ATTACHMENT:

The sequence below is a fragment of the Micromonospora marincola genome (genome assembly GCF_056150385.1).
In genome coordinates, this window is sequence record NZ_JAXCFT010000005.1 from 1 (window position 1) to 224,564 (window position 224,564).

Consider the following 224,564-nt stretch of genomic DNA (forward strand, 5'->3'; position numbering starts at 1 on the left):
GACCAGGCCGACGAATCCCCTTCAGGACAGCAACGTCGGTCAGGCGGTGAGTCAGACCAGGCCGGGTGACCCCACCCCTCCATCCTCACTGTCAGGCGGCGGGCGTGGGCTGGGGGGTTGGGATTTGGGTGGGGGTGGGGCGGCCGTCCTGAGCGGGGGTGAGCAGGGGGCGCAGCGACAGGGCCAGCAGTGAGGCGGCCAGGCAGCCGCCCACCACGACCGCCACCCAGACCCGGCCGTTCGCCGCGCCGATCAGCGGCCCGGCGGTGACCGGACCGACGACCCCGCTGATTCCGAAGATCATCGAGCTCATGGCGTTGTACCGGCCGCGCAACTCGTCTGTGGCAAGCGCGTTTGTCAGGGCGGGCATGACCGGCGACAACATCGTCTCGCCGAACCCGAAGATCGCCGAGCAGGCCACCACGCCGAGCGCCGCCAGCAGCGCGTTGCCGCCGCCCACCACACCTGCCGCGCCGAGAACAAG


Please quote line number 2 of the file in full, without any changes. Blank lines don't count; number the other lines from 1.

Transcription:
In genome coordinates, this window is sequence record NZ_JAXCFT010000005.1 from 1 (window position 1) to 224,564 (window position 224,564).